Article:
Plan A Didn't Work. Thankfully, We Have 25 More Letters...
If you have been following our blog series on Lenovo XClarity, we are now ready to attempt a Management Domain deployment of VMware Cloud Foundation via Cloud Builder on our awesome gear on loan from Lenovo.
When we last left off, we had recovered our hosts and installed a fresh copy of ESXi 7.0 (custom Lenovo image) to our 4 VX servers. Next, we started with the Deployment Parameter Worksheet (downloaded from your Cloud Builder instance and version specific) and our first thought was to keep our maiden voyage simple, since we had met the minimum requirements:
ESXi Configuration - All ESXi hosts must be configured with the following settings:
- Static IP Address assigned to the Management interface (vmk0)
- Management Network portgroup configured with correct VLAN ID
- VM Network portgroup configured with the same VLAN ID as the Management Network
- TSM-SSH Service enabled and policy set to 'Start and Stop with Host'
- NTP Service enabled, configured and policy set to 'Start and Stop with Host'
We figured we would keep the maiden voyage fairly flat, then we will start building out a more realistic infrastructure once we had our feet wet. Turns out our ship was taking on water.
You may recall reading (or someone telling you) that the parameter spreadsheet does a pre-flight check. Turns out it actually does validate all those entries. Some failures result in a hard stop. So much for Plan A.
After examining the sheer NUMBER of errors, we came to the conclusion that we needed to fall back and build out our lab infrastructure to mimic a real deployment since VCF doesn't have a "lab button". This is actually a good thing. The whole point of deploying the cloud operational model we continually preach about is creating an environment that is scalable and resilient without having to go back and change anything in the underlay. So…for that to happen, we have to have the underlay functioning properly, regardless of the kind of deployment.
A great example of this is saying "yes" to Application Virtual Networks (AVNs).
AVNs allow for the complete abstraction of hardware and decoupling of VM Networks from the underlay to provide integration with external cloud providers and support seamless failover. However, it produces Plan B, meaning these components need to exist.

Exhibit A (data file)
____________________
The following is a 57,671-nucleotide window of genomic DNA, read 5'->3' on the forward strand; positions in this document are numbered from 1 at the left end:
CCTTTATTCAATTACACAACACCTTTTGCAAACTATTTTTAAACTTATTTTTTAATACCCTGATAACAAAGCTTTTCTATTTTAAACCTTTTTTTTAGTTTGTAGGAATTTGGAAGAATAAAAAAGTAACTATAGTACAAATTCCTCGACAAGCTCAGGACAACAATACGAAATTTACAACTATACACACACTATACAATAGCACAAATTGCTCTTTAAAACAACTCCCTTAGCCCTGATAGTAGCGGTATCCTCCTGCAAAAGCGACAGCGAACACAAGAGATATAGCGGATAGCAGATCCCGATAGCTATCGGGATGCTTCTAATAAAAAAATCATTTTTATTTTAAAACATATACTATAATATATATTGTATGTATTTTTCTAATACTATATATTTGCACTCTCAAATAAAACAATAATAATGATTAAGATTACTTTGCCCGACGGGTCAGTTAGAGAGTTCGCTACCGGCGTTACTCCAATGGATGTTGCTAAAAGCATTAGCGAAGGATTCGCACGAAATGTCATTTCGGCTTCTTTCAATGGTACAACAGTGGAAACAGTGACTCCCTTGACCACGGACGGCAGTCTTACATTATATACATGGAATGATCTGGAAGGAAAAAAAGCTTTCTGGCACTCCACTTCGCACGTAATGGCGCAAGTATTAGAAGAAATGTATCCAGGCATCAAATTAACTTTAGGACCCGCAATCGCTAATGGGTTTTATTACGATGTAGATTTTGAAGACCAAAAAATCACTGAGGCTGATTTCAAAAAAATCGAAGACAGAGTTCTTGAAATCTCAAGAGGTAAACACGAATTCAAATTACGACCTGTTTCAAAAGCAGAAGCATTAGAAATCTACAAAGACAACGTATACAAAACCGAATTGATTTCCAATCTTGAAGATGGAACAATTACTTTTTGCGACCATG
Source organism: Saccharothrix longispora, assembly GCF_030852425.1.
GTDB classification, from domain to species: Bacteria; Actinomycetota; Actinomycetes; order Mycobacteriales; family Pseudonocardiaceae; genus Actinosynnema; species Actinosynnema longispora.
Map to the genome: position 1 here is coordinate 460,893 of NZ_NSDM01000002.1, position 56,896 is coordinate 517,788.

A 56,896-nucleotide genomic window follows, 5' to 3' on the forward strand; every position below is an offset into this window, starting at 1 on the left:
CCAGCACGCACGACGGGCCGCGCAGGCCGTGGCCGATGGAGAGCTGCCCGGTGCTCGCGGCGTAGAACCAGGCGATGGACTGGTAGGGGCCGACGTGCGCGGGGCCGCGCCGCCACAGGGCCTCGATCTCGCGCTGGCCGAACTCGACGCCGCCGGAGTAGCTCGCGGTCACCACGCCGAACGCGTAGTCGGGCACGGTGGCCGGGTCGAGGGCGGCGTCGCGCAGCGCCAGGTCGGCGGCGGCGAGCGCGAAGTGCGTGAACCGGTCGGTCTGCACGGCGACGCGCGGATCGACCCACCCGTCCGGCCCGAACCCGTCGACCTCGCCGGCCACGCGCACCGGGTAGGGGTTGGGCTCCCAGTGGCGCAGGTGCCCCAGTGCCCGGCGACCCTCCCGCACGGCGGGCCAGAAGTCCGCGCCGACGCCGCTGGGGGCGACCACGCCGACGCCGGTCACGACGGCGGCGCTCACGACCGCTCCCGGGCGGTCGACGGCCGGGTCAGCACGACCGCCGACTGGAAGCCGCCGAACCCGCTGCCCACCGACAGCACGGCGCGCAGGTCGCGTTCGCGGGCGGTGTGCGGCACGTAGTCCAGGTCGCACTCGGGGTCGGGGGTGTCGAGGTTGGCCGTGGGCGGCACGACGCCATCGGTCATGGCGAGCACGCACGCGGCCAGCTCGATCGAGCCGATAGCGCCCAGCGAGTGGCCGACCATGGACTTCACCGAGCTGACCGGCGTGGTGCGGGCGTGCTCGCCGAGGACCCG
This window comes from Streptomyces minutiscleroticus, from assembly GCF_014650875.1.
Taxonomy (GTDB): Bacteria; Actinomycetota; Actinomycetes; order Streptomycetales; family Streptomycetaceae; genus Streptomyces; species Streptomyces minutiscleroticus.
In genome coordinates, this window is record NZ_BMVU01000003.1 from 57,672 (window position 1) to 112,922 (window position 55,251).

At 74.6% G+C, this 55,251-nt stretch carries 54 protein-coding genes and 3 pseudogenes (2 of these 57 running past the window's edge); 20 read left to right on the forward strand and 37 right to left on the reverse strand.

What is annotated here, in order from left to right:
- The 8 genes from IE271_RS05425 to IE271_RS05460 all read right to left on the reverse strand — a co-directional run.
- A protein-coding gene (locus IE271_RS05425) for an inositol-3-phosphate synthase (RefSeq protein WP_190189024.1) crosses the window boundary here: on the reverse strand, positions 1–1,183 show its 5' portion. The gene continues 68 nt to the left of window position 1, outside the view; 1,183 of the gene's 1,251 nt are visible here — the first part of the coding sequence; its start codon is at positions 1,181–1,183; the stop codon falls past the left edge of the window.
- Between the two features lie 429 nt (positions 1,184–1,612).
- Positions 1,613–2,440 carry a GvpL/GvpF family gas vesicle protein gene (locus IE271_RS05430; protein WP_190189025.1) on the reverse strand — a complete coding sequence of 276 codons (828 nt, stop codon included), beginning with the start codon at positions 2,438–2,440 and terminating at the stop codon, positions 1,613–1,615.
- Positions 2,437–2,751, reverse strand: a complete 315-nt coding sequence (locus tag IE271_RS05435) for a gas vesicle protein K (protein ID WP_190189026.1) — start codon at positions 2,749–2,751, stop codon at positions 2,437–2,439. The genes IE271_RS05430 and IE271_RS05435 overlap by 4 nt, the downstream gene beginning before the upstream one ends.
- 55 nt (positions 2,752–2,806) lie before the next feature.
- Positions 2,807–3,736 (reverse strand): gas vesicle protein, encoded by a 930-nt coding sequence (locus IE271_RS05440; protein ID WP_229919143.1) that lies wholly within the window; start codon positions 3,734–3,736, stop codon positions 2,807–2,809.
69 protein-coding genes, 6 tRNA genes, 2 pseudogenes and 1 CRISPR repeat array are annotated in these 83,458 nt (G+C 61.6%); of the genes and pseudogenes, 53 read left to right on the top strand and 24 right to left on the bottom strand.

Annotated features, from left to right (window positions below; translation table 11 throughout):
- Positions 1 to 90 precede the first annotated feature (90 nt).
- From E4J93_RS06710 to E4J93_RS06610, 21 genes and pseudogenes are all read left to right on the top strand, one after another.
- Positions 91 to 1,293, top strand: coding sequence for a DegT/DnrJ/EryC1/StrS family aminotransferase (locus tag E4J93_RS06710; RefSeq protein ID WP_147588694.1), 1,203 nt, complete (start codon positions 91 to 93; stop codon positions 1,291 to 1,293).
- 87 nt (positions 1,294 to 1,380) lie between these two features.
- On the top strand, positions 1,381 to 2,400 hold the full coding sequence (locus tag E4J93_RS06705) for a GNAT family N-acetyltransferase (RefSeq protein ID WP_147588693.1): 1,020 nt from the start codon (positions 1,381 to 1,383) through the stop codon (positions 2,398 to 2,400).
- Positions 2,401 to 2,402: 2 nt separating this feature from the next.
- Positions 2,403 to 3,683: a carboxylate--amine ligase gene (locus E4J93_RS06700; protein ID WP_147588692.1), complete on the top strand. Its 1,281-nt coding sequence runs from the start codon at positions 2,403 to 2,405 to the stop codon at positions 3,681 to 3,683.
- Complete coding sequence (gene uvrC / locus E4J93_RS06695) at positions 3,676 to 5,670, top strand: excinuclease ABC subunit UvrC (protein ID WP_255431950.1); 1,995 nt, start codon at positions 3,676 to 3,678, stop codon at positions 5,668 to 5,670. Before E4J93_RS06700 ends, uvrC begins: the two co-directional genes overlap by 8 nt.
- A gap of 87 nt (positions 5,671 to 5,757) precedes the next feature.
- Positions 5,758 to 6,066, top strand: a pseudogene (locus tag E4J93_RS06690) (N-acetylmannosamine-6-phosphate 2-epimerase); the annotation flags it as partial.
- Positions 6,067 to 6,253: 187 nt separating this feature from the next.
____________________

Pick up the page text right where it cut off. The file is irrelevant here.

Now, facing the exercise of deploying the proper supporting infrastructure, we reflected on the recent lessons learned. Lenovo's XClarity Administrator and Controller worked absolute magic in allowing us to remotely recover and re-install our 4 VX nodes. Further, it allowed us to repair a hopeless boot error by directly mounting the ESXi ISO and once again prevent what we thought was a certain road-trip to the datacenter. We've now become addicted to that functionality and support…and want to introduce that not only in our lab, but in every design where Lenovo XClarity Administration is part of the solution.
Sidebar: We must continually adapt our thinking to the Cloud Operational Model and build recoverability (especially remote) into everything we do. So, what's the best way to do that?
As with any datacenter, production or lab, there is at least a management network. This default network (untagged) is what allowed us to complete all the previous activities. This is the default vmk0 for our ESXi hosts. We decided to just leave that alone. This way, we could totally screw up anything on the "production" side and still have complete recovery. Not only a good idea for labs, but a GREAT idea for production. Nobody wants to hear Captain America tell Iron Man, "You could have saved us!!" Lenovo XClarity Administrator already did.
Making a List, Checking It Twice
Since Cloud Builder is going to be checking for supporting infrastructure, look at the Deployment Parameter Worksheet and compare it against what already exists in your environment and determine what/where will need to be configured before proceeding.
We decided to use the Lenovo RackSwitch G8272 to do all the heavy lifting. The VLAN interfaces will act as the gateway for the required networks and provide inter-VLAN routing. Now, we essentially have this topology.
You will still need to configure and support DNS and NTP. We simply added a second network adapter to our existing DNS server and dropped it on the VCF-MGMT-2017 network. This also changed where we deployed Cloud Builder. On the maiden voyage, we deployed on the "real" management network. Now, we will deploy Cloud Builder on the "VCF-MGMT-2017" network since host connectivity is one of the first validation checks. You will also need to configure BGP so the proper peers can be formed.
We tried in this blog to clarify that there really aren't any shortcuts on deploying the VCF Management Domain with Cloud Builder. And this is a good thing. Sometimes Plan B is for the best - it makes you think about why Plan A didn't work.